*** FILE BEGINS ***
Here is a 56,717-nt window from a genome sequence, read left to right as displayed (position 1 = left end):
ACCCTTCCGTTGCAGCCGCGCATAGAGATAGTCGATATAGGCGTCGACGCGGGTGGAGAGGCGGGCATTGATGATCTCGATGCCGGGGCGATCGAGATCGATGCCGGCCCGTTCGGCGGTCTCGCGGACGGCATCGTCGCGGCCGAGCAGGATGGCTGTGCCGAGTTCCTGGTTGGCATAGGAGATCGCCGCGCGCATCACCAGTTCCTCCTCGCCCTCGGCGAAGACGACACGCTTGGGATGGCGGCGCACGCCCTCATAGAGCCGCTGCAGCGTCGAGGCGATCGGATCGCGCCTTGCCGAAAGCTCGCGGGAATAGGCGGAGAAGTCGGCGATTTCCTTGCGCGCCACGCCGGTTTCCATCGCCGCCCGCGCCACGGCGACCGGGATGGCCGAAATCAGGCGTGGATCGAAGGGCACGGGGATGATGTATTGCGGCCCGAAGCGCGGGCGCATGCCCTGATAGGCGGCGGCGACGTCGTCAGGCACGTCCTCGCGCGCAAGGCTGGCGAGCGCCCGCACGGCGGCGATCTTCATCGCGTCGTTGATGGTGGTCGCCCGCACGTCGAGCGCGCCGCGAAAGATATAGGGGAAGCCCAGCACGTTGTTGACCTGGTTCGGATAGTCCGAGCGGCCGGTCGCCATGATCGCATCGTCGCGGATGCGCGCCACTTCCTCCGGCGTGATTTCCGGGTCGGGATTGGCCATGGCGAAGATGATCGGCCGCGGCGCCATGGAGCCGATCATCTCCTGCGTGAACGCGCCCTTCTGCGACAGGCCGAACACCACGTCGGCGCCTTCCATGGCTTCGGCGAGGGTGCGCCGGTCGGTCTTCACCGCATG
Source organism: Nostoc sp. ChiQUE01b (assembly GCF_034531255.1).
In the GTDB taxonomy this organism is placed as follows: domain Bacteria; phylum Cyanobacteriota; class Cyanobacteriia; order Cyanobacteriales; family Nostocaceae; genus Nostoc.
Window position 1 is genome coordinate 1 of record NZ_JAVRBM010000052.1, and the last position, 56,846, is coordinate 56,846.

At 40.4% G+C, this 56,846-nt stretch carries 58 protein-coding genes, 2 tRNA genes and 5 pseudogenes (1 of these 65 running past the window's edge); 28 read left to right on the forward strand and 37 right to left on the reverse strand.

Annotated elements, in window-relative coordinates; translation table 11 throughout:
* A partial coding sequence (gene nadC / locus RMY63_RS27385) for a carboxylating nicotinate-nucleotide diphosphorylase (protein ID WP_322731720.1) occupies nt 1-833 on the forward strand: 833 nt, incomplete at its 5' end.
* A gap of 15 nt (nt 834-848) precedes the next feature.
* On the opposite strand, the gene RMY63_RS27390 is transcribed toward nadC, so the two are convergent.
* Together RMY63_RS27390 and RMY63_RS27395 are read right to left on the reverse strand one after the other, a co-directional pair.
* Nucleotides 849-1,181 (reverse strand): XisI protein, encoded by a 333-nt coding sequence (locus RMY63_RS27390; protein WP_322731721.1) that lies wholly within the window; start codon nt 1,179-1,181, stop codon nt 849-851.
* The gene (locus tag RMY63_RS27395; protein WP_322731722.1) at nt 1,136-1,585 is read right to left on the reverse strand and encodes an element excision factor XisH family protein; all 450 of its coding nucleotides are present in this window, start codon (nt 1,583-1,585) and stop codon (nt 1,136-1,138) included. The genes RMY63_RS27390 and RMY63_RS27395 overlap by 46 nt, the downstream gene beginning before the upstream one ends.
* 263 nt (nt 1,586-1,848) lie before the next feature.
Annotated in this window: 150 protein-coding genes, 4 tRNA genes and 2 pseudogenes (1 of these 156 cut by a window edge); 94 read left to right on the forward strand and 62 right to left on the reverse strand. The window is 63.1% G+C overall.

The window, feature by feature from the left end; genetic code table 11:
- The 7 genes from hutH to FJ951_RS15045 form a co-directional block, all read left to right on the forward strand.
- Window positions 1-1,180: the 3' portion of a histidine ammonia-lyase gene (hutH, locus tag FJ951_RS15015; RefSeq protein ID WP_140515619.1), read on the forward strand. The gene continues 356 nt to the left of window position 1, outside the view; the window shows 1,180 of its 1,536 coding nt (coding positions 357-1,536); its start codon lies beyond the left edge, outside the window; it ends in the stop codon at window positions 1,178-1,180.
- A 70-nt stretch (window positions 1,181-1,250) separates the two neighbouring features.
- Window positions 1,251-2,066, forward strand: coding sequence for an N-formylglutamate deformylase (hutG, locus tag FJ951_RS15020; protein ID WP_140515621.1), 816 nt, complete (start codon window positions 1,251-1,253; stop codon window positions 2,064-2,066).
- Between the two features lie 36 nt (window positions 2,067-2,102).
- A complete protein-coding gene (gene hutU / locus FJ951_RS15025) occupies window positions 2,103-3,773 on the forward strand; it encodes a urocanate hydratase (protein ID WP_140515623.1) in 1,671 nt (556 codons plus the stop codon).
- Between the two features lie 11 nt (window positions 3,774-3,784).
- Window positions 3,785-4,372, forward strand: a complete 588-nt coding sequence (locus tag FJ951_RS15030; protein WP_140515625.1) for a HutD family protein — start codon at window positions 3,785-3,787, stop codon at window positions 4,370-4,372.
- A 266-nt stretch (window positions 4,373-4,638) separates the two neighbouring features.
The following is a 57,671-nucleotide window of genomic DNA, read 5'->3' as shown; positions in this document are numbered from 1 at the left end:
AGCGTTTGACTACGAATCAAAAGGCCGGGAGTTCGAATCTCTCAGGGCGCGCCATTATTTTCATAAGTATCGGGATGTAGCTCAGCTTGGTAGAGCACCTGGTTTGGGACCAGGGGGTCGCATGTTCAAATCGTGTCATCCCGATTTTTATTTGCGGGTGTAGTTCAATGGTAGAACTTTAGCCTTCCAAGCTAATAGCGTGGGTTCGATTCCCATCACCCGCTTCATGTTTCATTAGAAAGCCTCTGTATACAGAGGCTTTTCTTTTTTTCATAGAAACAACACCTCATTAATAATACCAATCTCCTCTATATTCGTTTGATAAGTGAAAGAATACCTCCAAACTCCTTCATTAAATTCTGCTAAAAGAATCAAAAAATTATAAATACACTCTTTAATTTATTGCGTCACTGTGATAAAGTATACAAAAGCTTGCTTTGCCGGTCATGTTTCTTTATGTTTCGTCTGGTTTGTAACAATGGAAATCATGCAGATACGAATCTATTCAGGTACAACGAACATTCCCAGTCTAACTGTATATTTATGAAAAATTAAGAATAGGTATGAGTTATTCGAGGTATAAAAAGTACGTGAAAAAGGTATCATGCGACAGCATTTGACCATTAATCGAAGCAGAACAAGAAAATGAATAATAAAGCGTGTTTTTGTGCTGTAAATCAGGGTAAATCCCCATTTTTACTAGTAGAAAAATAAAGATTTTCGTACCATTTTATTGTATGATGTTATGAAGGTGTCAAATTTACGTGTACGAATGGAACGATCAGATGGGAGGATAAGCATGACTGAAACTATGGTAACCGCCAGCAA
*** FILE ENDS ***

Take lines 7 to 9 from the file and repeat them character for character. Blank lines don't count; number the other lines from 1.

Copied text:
Annotated elements, in window-relative coordinates; translation table 11 throughout:
* A partial coding sequence (gene nadC / locus RMY63_RS27385) for a carboxylating nicotinate-nucleotide diphosphorylase (protein ID WP_322731720.1) occupies nt 1-833 on the forward strand: 833 nt, incomplete at its 5' end.
* A gap of 15 nt (nt 834-848) precedes the next feature.